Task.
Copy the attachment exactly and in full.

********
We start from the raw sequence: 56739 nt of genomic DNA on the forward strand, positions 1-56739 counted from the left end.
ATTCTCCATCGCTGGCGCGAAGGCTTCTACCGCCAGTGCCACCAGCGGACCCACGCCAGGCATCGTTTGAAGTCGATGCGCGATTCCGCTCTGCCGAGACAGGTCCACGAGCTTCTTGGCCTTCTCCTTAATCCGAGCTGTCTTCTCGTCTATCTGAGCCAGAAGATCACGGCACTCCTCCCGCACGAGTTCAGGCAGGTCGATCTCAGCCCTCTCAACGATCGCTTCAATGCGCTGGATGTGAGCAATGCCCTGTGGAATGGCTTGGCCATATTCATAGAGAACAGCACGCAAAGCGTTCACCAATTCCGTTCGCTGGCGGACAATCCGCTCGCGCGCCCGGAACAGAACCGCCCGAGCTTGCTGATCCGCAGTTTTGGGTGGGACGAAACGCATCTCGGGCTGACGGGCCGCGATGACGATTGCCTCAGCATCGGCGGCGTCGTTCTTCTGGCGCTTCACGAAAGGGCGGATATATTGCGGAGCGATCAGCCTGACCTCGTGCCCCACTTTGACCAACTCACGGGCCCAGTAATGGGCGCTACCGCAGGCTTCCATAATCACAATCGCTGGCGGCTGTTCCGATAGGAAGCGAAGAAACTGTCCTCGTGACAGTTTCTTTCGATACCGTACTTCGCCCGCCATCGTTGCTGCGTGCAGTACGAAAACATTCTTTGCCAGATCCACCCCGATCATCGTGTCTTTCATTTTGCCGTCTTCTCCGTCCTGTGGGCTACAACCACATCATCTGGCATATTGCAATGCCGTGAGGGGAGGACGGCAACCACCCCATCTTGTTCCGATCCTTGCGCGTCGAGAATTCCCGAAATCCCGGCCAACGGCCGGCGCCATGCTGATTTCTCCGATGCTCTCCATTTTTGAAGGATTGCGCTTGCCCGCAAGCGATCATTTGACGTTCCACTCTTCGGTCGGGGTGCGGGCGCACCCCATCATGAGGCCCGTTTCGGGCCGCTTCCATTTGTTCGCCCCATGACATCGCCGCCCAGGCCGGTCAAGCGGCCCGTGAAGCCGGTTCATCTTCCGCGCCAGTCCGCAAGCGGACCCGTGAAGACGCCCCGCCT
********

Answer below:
We start from the raw sequence: 56739 nt of genomic DNA on the forward strand, positions 1-56739 counted from the left end.
ATTCTCCATCGCTGGCGCGAAGGCTTCTACCGCCAGTGCCACCAGCGGACCCACGCCAGGCATCGTTTGAAGTCGATGCGCGATTCCGCTCTGCCGAGACAGGTCCACGAGCTTCTTGGCCTTCTCCTTAATCCGAGCTGTCTTCTCGTCTATCTGAGCCAGAAGATCACGGCACTCCTCCCGCACGAGTTCAGGCAGGTCGATCTCAGCCCTCTCAACGATCGCTTCAATGCGCTGGATGTGAGCAATGCCCTGTGGAATGGCTTGGCCATATTCATAGAGAACAGCACGCAAAGCGTTCACCAATTCCGTTCGCTGGCGGACAATCCGCTCGCGCGCCCGGAACAGAACCGCCCGAGCTTGCTGATCCGCAGTTTTGGGTGGGACGAAACGCATCTCGGGCTGACGGGCCGCGATGACGATTGCCTCAGCATCGGCGGCGTCGTTCTTCTGGCGCTTCACGAAAGGGCGGATATATTGCGGAGCGATCAGCCTGACCTCGTGCCCCACTTTGACCAACTCACGGGCCCAGTAATGGGCGCTACCGCAGGCTTCCATAATCACAATCGCTGGCGGCTGTTCCGATAGGAAGCGAAGAAACTGTCCTCGTGACAGTTTCTTTCGATACCGTACTTCGCCCGCCATCGTTGCTGCGTGCAGTACGAAAACATTCTTTGCCAGATCCACCCCGATCATCGTGTCTTTCATTTTGCCGTCTTCTCCGTCCTGTGGGCTACAACCACATCATCTGGCATATTGCAATGCCGTGAGGGGAGGACGGCAACCACCCCATCTTGTTCCGATCCTTGCGCGTCGAGAATTCCCGAAATCCCGGCCAACGGCCGGCGCCATGCTGATTTCTCCGATGCTCTCCATTTTTGAAGGATTGCGCTTGCCCGCAAGCGATCATTTGACGTTCCACTCTTCGGTCGGGGTGCGGGCGCACCCCATCATGAGGCCCGTTTCGGGCCGCTTCCATTTGTTCGCCCCATGACATCGCCGCCCAGGCCGGTCAAGCGGCCCGTGAAGCCGGTTCATCTTCCGCGCCAGTCCGCAAGCGGACCCGTGAAGACGCCCCGCCT